Another key fixture of the Capitals that could be playing elsewhere is T.J. Oshie, and one potential suitor is at the forefront: Seattle. With Oshie hitting 35 this season and on a contract that keeps him locked in for four years, he might require a sweetener for Ron Francis to take him off Washington’s hands. That said, he’s proven that he still has some touch and leadership ability, making him a decent choice to be Seattle’s first-ever captain. If taking Oshie’s contract is too much to ask, Orlov could make for a good second option to keep Seattle off of the likely-to-be exposed Vanecek and give Seattle one half of their top defensive pairing for their first year.

Postseason Postmortem: St. Louis Blues


The coroner is in. Let us regale the tragic tale of the St. Louis Blues.

The skinny: Let’s not kid ourselves here: this series ended the only way it could. St. Louis had a fine team, but they were the clear fourth team in a division that held a three-headed monster at the top of the mountain. Whether they drew Colorado or Vegas, it felt like a matter of time until the inevitable happened.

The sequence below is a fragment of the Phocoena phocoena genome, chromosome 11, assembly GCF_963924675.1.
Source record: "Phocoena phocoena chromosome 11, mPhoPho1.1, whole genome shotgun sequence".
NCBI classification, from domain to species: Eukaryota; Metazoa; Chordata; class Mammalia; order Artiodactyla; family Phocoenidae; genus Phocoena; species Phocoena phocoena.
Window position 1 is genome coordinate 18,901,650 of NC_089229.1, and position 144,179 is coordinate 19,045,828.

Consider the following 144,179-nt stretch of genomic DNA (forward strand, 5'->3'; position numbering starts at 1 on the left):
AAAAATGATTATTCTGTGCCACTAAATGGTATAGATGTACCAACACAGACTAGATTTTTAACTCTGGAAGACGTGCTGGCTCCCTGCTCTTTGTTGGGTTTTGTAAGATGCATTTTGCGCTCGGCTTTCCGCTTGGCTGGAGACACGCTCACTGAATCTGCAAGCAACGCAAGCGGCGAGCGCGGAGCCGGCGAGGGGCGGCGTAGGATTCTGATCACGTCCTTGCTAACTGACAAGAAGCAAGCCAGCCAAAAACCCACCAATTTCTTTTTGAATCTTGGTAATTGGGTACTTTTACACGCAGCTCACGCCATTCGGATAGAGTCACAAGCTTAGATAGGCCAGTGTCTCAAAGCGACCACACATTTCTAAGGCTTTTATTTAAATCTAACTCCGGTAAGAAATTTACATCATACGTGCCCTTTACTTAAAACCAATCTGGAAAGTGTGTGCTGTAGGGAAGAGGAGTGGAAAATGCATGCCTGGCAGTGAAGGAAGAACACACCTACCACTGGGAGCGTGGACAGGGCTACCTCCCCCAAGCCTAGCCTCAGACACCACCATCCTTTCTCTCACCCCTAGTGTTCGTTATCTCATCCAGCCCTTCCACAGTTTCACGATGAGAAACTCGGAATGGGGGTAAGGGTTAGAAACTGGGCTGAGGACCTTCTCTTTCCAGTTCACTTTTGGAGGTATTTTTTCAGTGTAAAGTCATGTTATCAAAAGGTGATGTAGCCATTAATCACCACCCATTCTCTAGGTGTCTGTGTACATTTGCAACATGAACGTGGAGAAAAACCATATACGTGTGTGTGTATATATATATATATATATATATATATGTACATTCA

Sure enough, the deed was done quickly. The Avalanche war machine dominated the series, giving the Blues their first sweep since 2012 and pushing the miracle Stanley Cup run in 2019 further into the distance. So how did this all happen? Let’s go through the three primary factors.

Injuries: It feels like a cheap excuse, but there’s no question injuries played a key part in the Blues’ demise. Chief among them was leading scorer David Perron, who missed the entire series due to being on the NHL’s COVID-19 protocol list. Justin Faulk missed the rest of the series from Game 2 on after a nasty hit from known playoff headhunter Nazem Kadri (Kadri was suspended eight games for the hit, but he is currently in the appealing process). Defensive corps mainstays Vince Dunn, Robert Bortuzzo, and Jake Walman also missed games during the series. Injuries can decimate a team and, against a quality opponent in Colorado, that’s exactly what happened to the Blues.